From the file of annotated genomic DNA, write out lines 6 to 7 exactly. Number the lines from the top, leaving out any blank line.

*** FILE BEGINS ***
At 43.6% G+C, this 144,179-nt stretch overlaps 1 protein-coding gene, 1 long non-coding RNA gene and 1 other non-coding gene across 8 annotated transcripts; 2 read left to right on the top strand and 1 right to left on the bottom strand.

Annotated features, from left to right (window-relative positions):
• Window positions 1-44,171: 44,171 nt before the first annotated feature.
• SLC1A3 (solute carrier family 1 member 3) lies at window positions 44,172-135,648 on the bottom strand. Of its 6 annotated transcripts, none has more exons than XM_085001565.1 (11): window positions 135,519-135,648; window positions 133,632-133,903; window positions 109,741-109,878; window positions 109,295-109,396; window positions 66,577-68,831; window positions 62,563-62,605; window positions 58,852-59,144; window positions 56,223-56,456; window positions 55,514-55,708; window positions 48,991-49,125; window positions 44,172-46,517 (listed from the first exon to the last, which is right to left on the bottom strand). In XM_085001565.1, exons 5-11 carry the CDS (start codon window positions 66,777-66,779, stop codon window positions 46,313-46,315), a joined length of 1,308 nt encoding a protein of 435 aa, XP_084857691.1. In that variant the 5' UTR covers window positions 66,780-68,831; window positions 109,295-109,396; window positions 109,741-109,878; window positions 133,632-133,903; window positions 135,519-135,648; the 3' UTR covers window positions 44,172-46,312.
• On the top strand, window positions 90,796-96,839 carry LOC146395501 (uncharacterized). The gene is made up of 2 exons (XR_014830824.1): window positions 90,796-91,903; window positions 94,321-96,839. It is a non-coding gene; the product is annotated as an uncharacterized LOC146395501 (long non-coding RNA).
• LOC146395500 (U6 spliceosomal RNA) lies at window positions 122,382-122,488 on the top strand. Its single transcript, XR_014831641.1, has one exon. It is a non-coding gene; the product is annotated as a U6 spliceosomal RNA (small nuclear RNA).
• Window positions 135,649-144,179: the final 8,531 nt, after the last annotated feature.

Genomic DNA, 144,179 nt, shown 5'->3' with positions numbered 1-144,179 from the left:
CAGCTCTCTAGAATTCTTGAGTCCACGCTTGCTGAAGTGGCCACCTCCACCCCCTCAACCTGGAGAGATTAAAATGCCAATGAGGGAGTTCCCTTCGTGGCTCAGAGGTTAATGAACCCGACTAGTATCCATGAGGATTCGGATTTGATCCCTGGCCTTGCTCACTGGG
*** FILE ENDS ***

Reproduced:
• LOC146395500 (U6 spliceosomal RNA) lies at window positions 122,382-122,488 on the top strand. Its single transcript, XR_014831641.1, has one exon. It is a non-coding gene; the product is annotated as a U6 spliceosomal RNA (small nuclear RNA).
• Window positions 135,649-144,179: the final 8,531 nt, after the last annotated feature.